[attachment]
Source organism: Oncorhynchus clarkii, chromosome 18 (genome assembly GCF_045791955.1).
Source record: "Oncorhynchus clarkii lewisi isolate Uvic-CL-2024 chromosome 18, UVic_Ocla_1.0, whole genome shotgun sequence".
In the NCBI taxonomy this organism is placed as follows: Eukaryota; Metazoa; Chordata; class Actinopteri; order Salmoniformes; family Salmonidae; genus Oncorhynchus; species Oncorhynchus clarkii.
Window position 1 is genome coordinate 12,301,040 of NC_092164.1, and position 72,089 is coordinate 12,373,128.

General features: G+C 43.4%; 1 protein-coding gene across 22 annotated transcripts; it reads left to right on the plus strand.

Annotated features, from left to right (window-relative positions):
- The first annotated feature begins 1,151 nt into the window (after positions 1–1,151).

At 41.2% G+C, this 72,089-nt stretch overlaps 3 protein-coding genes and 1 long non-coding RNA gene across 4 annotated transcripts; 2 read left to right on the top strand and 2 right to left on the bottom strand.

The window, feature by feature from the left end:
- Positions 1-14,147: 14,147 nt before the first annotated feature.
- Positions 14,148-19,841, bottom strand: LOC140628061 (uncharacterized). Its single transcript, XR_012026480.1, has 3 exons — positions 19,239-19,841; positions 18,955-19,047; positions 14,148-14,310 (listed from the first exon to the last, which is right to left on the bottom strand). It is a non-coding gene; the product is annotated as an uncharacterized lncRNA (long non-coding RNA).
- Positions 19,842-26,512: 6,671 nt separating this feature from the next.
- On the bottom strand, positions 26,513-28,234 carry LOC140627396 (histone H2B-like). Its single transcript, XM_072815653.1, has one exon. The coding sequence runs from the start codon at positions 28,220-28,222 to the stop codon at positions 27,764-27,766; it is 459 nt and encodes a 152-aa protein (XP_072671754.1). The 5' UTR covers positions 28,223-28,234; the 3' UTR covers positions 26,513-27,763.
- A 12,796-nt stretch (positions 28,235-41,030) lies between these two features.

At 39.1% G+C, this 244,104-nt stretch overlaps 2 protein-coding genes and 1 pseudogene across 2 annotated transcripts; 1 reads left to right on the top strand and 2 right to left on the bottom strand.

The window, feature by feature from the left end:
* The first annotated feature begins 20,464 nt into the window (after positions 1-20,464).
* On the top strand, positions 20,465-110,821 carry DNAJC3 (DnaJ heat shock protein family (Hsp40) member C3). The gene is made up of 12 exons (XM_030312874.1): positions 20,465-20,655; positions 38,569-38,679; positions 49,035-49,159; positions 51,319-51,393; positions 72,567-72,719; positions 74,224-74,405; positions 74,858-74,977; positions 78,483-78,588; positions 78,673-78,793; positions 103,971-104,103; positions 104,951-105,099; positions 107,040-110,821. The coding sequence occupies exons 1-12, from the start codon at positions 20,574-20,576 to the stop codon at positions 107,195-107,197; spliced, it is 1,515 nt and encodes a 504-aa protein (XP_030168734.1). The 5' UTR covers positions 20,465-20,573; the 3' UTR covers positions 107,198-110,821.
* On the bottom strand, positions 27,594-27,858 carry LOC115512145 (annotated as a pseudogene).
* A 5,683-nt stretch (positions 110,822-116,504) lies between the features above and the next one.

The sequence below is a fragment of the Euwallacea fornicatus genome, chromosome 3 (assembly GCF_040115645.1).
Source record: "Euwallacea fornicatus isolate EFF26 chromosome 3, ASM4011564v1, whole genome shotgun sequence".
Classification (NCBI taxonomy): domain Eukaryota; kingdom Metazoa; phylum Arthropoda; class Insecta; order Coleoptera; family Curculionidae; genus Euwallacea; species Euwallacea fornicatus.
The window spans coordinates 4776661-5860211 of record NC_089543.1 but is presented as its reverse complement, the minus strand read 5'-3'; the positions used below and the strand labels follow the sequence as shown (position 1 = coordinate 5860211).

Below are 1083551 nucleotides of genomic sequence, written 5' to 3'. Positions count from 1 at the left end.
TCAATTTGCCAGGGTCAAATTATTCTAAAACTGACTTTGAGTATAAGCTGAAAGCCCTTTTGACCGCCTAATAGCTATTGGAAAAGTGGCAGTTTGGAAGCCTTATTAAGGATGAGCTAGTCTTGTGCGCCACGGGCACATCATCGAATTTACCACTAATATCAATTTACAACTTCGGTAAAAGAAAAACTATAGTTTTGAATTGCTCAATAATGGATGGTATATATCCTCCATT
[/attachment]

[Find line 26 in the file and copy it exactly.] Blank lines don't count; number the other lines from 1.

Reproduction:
TCAATTTGCCAGGGTCAAATTATTCTAAAACTGACTTTGAGTATAAGCTGAAAGCCCTTTTGACCGCCTAATAGCTATTGGAAAAGTGGCAGTTTGGAAGCCTTATTAAGGATGAGCTAGTCTTGTGCGCCACGGGCACATCATCGAATTTACCACTAATATCAATTTACAACTTCGGTAAAAGAAAAACTATAGTTTTGAATTGCTCAATAATGGATGGTATATATCCTCCATT